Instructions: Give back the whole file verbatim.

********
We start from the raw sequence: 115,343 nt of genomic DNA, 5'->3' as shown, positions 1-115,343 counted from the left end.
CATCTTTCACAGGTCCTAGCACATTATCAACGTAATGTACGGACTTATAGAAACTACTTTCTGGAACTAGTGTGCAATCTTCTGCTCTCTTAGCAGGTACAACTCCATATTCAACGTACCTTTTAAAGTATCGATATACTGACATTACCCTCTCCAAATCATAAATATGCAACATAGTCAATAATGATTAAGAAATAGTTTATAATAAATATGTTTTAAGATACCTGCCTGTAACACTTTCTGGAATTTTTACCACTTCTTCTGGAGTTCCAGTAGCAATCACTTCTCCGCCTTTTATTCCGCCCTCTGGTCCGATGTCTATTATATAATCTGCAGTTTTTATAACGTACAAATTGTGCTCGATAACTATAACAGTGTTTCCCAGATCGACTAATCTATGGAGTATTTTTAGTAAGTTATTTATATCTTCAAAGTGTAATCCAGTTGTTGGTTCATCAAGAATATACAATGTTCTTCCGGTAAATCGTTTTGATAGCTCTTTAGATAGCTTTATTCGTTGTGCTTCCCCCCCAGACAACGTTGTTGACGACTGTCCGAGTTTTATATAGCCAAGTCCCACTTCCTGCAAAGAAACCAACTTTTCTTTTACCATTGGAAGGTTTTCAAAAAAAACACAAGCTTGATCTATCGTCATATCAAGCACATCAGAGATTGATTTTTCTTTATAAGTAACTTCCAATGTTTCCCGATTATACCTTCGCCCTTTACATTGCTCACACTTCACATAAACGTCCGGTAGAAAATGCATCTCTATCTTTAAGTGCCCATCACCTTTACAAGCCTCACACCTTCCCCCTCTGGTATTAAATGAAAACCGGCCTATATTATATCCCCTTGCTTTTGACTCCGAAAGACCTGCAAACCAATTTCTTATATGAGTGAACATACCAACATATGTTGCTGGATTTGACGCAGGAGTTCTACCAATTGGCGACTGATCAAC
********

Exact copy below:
We start from the raw sequence: 115,343 nt of genomic DNA, 5'->3' as shown, positions 1-115,343 counted from the left end.
CATCTTTCACAGGTCCTAGCACATTATCAACGTAATGTACGGACTTATAGAAACTACTTTCTGGAACTAGTGTGCAATCTTCTGCTCTCTTAGCAGGTACAACTCCATATTCAACGTACCTTTTAAAGTATCGATATACTGACATTACCCTCTCCAAATCATAAATATGCAACATAGTCAATAATGATTAAGAAATAGTTTATAATAAATATGTTTTAAGATACCTGCCTGTAACACTTTCTGGAATTTTTACCACTTCTTCTGGAGTTCCAGTAGCAATCACTTCTCCGCCTTTTATTCCGCCCTCTGGTCCGATGTCTATTATATAATCTGCAGTTTTTATAACGTACAAATTGTGCTCGATAACTATAACAGTGTTTCCCAGATCGACTAATCTATGGAGTATTTTTAGTAAGTTATTTATATCTTCAAAGTGTAATCCAGTTGTTGGTTCATCAAGAATATACAATGTTCTTCCGGTAAATCGTTTTGATAGCTCTTTAGATAGCTTTATTCGTTGTGCTTCCCCCCCAGACAACGTTGTTGACGACTGTCCGAGTTTTATATAGCCAAGTCCCACTTCCTGCAAAGAAACCAACTTTTCTTTTACCATTGGAAGGTTTTCAAAAAAAACACAAGCTTGATCTATCGTCATATCAAGCACATCAGAGATTGATTTTTCTTTATAAGTAACTTCCAATGTTTCCCGATTATACCTTCGCCCTTTACATTGCTCACACTTCACATAAACGTCCGGTAGAAAATGCATCTCTATCTTTAAGTGCCCATCACCTTTACAAGCCTCACACCTTCCCCCTCTGGTATTAAATGAAAACCGGCCTATATTATATCCCCTTGCTTTTGACTCCGAAAGACCTGCAAACCAATTTCTTATATGAGTGAACATACCAACATATGTTGCTGGATTTGACGCAGGAGTTCTACCAATTGGCGACTGATCAAC